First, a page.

Since the beginning of this year, CUB has been monitoring the proposal by Xcel Energy to purchase a 720-megawatt gas power plant in Mankato: the Mankato Energy Center (MEC). For over seven months, parties like CUB, the Department of Commerce, the Office of the Attorney General, the City of Minneapolis, the Institute for Local Self-Reliance, and large industries in Xcel’s service area have raised concerns over the proposed acquisition. For most parties, the costs are too high, the environment too fluid, and Xcel’s proposal too unclear to fall on the side of the purchase being in the public interest.
The Mankato Energy Center is operating today, owned by the Southern Company, and it sells power to Xcel under contract. Now, Xcel would like to purchase and own the plant itself. The question at issue whether it’s in the public interest for Xcel to buy the plant – at a price of $650 million, up nearly 60% from the $407 million it sold for in 2016 – and to own it, rather than simply continue to buy its electricity.
On July 26th, CUB and other parties submitted a final round of formal comments to the Public Utilities Commission (PUC) on this issue.
CUB has been deeply concerned that making this decision outside the integrated resource planning process would compromise built-in consumer protections and may ultimately end up costing consumers a great deal of money. Many of the parties submitting comments last week agree.
In an integrated resource plan, utilities must – by Minnesota law – propose how they will meet customers’ energy needs for the next 15 years. It is a comprehensive look at all of the options, including energy efficiency, power plants, renewable energy, and more. It allows the PUC and groups like CUB to see the full picture of what energy might be needed, and how different energy resources can be put together in the cleanest, least expensive way. Xcel has an integrated resource plan underway right now, and the question of whether to purchase MEC should be a part of that comprehensive consideration.
Parties have raised a number of other issues with Xcel’s proposed purchase of MEC, including that:
- Xcel’s modeling around the acquisition is incomplete and does not consider the entirety of the resources to protect the public interest;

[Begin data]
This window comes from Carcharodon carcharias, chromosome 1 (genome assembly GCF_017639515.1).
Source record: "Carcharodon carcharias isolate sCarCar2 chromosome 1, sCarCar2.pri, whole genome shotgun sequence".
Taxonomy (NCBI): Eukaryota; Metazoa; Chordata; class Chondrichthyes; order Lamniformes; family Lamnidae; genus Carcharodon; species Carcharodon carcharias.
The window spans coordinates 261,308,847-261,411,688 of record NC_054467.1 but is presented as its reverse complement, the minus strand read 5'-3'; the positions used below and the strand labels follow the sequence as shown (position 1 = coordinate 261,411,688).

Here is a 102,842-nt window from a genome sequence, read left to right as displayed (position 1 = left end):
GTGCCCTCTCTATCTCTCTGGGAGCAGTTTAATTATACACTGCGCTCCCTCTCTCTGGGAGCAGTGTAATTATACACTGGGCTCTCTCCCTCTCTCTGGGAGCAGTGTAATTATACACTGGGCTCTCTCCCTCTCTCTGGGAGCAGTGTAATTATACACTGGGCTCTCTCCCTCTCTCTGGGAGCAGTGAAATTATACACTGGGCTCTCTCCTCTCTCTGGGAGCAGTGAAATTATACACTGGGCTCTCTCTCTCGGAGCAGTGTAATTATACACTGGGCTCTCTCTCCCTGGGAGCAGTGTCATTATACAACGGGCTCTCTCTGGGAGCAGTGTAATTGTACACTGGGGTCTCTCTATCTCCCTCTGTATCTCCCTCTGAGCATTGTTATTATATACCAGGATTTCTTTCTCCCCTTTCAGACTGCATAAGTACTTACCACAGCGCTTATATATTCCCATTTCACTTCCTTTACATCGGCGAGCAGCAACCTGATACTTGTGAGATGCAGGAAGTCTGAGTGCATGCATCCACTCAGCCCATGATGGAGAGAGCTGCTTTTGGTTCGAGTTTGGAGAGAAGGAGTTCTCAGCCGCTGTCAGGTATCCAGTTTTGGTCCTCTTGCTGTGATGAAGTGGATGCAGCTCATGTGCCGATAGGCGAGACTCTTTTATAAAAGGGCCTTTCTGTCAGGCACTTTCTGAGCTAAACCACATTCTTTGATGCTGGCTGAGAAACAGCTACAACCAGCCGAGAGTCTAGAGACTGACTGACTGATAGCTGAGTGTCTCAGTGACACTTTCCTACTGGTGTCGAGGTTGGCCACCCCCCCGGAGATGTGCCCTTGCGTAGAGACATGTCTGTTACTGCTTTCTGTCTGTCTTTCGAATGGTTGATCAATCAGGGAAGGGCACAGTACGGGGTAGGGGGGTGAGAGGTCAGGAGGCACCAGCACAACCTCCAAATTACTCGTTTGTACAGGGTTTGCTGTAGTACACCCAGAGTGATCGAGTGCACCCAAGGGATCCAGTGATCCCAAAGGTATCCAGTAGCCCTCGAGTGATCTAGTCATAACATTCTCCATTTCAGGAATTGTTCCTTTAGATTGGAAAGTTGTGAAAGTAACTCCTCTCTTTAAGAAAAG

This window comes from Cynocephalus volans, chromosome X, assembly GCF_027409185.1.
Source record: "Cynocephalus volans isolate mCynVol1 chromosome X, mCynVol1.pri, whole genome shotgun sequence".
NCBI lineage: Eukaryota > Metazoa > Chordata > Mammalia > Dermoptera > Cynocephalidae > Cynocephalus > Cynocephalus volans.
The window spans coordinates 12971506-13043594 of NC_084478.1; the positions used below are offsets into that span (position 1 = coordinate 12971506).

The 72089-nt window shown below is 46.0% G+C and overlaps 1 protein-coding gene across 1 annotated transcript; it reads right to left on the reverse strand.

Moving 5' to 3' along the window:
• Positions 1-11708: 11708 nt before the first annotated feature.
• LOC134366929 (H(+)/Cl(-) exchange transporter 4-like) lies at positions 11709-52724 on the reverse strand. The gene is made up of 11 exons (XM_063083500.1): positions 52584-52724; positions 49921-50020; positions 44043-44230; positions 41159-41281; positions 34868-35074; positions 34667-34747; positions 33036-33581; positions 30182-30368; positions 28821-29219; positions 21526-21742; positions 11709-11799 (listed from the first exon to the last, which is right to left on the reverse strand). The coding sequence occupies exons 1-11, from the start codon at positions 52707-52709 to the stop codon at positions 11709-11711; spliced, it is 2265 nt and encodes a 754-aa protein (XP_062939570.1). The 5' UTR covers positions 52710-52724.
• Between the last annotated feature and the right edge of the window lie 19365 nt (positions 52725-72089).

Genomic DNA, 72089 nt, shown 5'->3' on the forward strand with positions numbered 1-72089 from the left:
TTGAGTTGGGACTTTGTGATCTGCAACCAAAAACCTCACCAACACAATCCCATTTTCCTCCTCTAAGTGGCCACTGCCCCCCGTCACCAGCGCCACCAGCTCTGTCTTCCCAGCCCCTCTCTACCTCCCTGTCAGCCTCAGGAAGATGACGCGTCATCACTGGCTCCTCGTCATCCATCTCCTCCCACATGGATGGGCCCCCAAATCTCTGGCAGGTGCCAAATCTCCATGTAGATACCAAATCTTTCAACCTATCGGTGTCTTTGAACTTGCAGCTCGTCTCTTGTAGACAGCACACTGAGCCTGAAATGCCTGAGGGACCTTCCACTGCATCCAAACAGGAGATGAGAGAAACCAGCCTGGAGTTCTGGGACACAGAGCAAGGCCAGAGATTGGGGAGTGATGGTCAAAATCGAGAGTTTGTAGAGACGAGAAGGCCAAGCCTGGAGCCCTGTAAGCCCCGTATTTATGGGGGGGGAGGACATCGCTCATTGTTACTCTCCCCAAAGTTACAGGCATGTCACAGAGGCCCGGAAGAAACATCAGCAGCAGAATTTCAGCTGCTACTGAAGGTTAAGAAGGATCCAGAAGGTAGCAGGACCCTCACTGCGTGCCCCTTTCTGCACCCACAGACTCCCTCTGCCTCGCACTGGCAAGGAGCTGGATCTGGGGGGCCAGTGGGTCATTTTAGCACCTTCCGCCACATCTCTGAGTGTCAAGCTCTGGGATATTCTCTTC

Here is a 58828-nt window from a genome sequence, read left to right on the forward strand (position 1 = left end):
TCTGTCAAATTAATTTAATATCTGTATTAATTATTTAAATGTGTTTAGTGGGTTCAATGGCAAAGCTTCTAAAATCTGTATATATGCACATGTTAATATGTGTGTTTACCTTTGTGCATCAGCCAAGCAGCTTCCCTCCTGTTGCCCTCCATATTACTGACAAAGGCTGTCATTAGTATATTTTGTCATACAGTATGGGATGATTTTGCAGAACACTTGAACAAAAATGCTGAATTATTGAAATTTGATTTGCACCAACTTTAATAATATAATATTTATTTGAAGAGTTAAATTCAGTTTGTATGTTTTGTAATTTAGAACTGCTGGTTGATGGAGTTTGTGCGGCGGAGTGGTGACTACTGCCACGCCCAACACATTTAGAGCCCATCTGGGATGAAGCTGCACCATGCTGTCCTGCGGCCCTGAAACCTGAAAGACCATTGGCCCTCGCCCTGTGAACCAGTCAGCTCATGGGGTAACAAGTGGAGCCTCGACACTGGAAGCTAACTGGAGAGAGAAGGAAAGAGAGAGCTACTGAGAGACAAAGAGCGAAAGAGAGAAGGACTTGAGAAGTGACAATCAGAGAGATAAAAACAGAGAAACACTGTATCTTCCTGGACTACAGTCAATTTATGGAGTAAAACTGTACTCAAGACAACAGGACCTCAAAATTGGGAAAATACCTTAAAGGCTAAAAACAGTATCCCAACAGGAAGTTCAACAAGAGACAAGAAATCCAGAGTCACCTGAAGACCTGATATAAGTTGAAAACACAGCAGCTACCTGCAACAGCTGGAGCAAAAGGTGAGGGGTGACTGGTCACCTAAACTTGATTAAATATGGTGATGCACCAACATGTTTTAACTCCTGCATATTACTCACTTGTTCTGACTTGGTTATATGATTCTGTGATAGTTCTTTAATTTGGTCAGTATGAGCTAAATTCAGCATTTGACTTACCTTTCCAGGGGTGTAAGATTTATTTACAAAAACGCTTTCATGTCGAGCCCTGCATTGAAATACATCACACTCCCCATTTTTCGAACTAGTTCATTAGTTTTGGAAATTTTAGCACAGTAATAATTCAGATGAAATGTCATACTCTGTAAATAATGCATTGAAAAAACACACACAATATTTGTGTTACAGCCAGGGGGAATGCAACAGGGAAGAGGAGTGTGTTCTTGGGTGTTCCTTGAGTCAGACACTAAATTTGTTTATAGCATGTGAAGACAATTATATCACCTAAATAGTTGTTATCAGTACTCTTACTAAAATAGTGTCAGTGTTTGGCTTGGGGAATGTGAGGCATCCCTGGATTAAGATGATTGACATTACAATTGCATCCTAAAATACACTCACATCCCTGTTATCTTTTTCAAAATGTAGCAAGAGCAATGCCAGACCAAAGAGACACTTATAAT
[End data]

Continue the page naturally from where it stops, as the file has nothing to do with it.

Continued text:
- The proposal unreasonably shifts risk to ratepayers;
- The costs are too high;
- Ratepayers face a high potential for paying for stranded assets in the future; and
- Xcel has not met the burden of proof to demonstrate the purchase is reasonable under law.
CUB agrees with these statements. In our comments to the PUC, CUB noted that for nearly a decade, the Public Utilities Commission has rejected Xcel’s plans to own MEC or similar proposals that preceded this power plant. Consistently, the PUC has rejected the idea, expressly stating that it did not desire ratepayers to shoulder the risks of this resource, in particular because the energy landscape is highly uncertain, with costs, technologies, and public policy very much in flux. As we said in our comments, the current environment is as uncertain as it has been in years, and it is important for decision makers to be cautious and deliberate about assessing the total resource picture moving into the future.
As CUB has expressed many times, we support Xcel Energy’s commitment toward a 100% carbon-free system, and we advocate that the pathway to 100% be customer-centered. To do so, the PUC must be cautious in deciding whether Xcel should purchase a fossil fuel plant. This means undertaking a thorough review of how the power plant fits into the future pathway. The only way to do this it in the integrated resource planning process. Further, CUB has advocated that the on-going planning process be as transparent and engaged as possible. The Commission has taken strong steps in ordering public meetings throughout the state to hear public comment on how resource planning will impact us.
CUB, along with the parties listed above, have asked the Public Utilities Commission to deny Xcel’s proposal to purchase MEC. Our reasoning is as follows:
- The decision to purchase MEC is materially relevant to the integrated resource plan and should be considered in that docket;
- Xcel has not proven that the purchase is in the public interest;
- The purchase of MEC unfairly shifts risk to ratepayers, contrary to the wishes of the Commission for almost a decade;
- The energy landscape is too uncertain to make standalone resource decisions and ensure the public interest is met; and
- Considerable unresolved consumer interest issues have been raised in this docket and the IRP to make this approval reasonable and in the public interest.
In the coming months, CUB will be working with our team of experts (GridLab, Keyes & Fox, and another team member to be announced soon!) to develop a consumer-based approach to Xcel’s integrated resource plan. CUB will ask the PUC to consider an approach to decarbonization that maximizes consumer benefits, grows clean energy, and empowers customers to be active and engaged users. Rejecting the purchase of MEC ensures the complete picture is reviewed and customer interest is served.